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While the price of fertilizer isn’t expected to go crazy in 2019, market observers say it’s likely to continue trending upward. Many local and global factors, such as weather, political climate and annual acreage affect the forces of supply and demand, and in turn, influence prices. This trickles back to impact the cost of fertilizer on western Canadian farms.

Alberta Agriculture and Forestry’s average farm input price report issued in December, 2018 showed anywhere from a four to 13 per cent price increase per tonne over the past year. Bulk urea 46-0-0 increased about 13 per cent over the year, for example, while a blend, 11-51-0, had increased eight per cent and anhydrous ammonia was up about four per cent.

Winnipeg-based David Derwin is a portfolio manager with commodity broker PI Financial, and doesn’t track fertilizer prices, but he does follow market indicators.

“I have found over the years that generally what happens with a company’s stock price is a good indicator of what will happen with commodity prices,” he said. For example, with companies such as Mosaic and Nutrien, if their stock prices remain fairly strong over the coming months there is a good chance their commodity prices will increase, as well.

“I’m not going to bet the farm on it, but there appears to be a strong correlation between the two,” he said. “Based on where stock prices are now [early 2019] I would say we have already hit the low in the market and prices will generally trend up.”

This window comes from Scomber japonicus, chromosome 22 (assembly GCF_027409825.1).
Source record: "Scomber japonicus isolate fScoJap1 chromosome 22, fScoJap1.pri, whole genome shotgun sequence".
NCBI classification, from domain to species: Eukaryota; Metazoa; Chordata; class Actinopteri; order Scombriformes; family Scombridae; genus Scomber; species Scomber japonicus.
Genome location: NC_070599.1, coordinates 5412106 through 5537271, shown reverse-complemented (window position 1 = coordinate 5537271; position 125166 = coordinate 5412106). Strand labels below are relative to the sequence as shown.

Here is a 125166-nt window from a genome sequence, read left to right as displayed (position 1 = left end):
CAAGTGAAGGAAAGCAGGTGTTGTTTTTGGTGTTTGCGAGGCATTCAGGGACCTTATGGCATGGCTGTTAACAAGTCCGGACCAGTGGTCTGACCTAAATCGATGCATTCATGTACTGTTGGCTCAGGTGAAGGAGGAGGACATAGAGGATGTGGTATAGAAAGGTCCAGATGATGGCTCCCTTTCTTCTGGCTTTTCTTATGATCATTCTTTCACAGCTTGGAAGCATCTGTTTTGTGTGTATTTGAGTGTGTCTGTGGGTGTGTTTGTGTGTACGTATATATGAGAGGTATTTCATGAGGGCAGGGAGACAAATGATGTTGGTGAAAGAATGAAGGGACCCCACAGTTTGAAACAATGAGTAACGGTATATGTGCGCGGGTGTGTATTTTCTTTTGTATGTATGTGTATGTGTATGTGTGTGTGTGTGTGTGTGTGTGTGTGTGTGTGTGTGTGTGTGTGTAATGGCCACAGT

Leigh Anderson, a senior agricultural economist with Farm Credit Canada, said he doesn’t see major or sudden fertilizer price increases on the horizon.

“There are some indicators that suggest global demand for fertilizer may be slowing,” said Anderson. “One factor, however, is what happens with the U.S. corn and soybean crops. It is possible more U.S. farmers will be planting more corn in 2019, and if that happens, it will increase demand for nitrogen and likely mean higher prices.”

“In Western Canada, there may also be regional factors,” he added. “In areas where harvest was delayed in 2018, farmers may have been delayed in fall field work, which may mean a greater demand for fertilizer this spring, perhaps leading to price increases.” Both observers point to a low Canadian dollar, which impacts the cost of imported fertilizer.


While farmers may not be able to control prices, they can use fertilizer more efficiently, according to Ray Dowbenko, a former senior agronomist with Nutrien. It is not necessarily about how much fertilizer is applied, but often how it is managed. Here are a few points Dowbenko recommends farmers consider to get the best return on their fertilizer dollar.

1. Though it isn’t a new message, don’t go in blind. Start with a soil test. Farmers can base fertilizer rates on expected crop use and removal rates, but there’s always a risk of being over or under.

2. Provide sufficient phosphorus levels to match crop removal rates. As farmers grow more canola and soybeans, phosphorus requirements are high.

3. Pay attention to seed safety recommendations in terms of fertilizer rates. In a wetter year, you may be able to push the limits, but in a drier year, you run the risk of a sub-lethal effect that sets the crop back, reducing yield.

4. Fall fertilizer application can be effective, but, ideally, the more fertilizer you can put with or near the seed as close to the seeding date as possible, the better.


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